As the dust invades there truly is no escape, there is nowhere to hide. So the best way to avoid the unpleasantness of continual fruitless cleaning is to go undercover. Close all doors, shut all windows, draw all curtains. Forget the sweltering heat and the lack of ventilation this has now caused, close up and keep shut up until the dust has relented.

These efforts you understand of course will not prevent the dust entering, merely reduce it. You will still find that on opening a cupboard, your food inside has a cover of dust and the inside of the cooker you can write your name in. 

In fact, I’ve come up with a new game recently. It’s based on Kim’s game where you put things out on a tray, memorise them, hide the tray and see how many you can remember. The Chad version is to leave a selection of items on your table at the start of the day. Go to work come back, lift off each item and then based by the outlines in the dust, identify the items!

Kim's game, Chad style!

Sadly, while the house can be shut up, work and life still call for attention and so for myself, I appreciate another role the required head scarf has- reduction of dust in ears and hair. Sunglasses are worn despite the lack of sun and as for the rest of me, a regular dust down is required to keep from myself taking on the monotone grey of my surroundings. 

But it’s the Arab men that are really sorted for this weather with their white turbans wrapped around their faces, exposing their eyes only. While a new fashion statement is seen all around town- eye covers usually used to aid sleep are seen sported over the mouth and nose, acting as a filter.

Talking of questionable fashion statements, attractive 'tan lines' are not uncommon:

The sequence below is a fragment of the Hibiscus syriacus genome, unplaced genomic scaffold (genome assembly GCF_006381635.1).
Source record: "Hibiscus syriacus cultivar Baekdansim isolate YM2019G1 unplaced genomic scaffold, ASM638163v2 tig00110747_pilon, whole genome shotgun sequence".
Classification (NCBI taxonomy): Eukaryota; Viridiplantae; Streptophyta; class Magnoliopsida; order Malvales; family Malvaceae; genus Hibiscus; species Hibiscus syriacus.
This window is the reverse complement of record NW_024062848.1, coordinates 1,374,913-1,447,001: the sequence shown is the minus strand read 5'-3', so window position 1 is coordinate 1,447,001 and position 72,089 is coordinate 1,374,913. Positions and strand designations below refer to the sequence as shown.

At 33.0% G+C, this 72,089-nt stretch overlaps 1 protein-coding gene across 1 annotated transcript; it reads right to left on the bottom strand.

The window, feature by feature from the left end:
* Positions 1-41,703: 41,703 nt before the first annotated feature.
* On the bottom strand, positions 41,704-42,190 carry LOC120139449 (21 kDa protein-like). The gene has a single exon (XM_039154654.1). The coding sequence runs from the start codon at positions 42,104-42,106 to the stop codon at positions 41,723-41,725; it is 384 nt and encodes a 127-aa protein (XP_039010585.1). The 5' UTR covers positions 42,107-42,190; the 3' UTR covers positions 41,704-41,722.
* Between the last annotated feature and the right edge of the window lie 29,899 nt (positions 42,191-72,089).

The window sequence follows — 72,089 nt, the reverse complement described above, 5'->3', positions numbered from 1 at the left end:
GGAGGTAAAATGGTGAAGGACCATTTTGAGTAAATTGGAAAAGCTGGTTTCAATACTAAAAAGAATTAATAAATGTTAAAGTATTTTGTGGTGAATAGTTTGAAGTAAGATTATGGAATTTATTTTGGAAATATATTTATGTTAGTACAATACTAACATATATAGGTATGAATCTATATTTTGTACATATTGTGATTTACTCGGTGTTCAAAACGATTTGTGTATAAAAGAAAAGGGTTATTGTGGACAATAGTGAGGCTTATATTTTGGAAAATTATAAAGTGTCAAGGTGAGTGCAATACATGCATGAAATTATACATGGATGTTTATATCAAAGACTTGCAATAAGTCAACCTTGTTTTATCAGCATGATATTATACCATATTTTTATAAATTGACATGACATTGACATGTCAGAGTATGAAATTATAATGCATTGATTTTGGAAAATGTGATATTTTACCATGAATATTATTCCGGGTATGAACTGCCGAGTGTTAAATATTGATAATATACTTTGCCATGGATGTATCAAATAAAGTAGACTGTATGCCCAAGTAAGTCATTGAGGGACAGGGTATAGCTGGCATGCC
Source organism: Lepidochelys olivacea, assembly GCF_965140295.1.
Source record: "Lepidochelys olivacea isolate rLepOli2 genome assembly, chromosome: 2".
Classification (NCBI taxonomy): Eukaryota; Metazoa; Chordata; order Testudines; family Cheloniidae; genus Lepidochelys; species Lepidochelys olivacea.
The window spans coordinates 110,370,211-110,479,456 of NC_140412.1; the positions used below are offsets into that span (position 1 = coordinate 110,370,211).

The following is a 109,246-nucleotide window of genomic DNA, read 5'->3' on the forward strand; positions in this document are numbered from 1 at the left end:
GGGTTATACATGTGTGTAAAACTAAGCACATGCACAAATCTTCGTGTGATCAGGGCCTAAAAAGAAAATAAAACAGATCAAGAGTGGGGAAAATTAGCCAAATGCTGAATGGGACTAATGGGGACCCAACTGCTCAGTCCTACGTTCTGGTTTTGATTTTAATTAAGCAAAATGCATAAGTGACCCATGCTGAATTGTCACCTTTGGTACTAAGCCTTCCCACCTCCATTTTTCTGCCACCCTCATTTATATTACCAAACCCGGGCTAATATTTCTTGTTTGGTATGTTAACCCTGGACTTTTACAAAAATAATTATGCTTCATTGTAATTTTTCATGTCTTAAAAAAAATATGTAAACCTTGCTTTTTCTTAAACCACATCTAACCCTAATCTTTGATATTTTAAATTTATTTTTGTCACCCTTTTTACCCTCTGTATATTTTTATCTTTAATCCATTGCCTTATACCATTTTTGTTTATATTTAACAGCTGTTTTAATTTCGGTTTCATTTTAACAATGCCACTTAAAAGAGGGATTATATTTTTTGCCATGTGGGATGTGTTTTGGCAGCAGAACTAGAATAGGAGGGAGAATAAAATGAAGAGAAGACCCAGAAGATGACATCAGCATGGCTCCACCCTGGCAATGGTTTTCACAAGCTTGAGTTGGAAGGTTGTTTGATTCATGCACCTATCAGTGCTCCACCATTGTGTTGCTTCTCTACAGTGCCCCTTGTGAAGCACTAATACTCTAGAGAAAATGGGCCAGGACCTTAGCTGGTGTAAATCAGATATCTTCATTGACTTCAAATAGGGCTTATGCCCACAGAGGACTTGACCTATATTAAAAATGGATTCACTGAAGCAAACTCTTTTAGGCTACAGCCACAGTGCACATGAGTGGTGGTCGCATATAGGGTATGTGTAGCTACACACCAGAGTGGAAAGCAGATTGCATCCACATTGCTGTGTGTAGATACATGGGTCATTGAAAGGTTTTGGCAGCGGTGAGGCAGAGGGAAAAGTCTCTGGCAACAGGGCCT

The 'tan line' on my friend Claire's legs at the end of a meeting
that took place inside, while a sand storm raged outside!

S- Shut down.

The disruption brought by the dust is not restricted to the individual alone. The airport experienced shut down as several flights to Chad were diverted or cancelled completely, some for several days, due to the poor visibility and potential risk to planes.

T- Top Tips.

Despite all your best efforts, the dust has won. The house looks grey, as you walk through the lounge you can see puffs of dust rise around each of your footsteps, you wash the dust off your face with water pouring from the dusty tap and after you dry your dusty face on a dusty towel. You pour yourself a cup of water in a dusty cup and as you set the dusty cup down on the dusty table you here the subtle but distinctive crunch of the cup displacing the dust. 

What now? Take as a deep a breath as you can without setting off into a coughing fit and reach for the duster. And at this point, here is my top tip following a dust storm: the temptation is to give everything a good clean and wash with water. Mistake. All that fine dust then turns to mud, which streaks and smears. Dry dust, then wash with water. 

Then watch the dust resettle and carry on with your day.

At the end of the day, the clean up begins...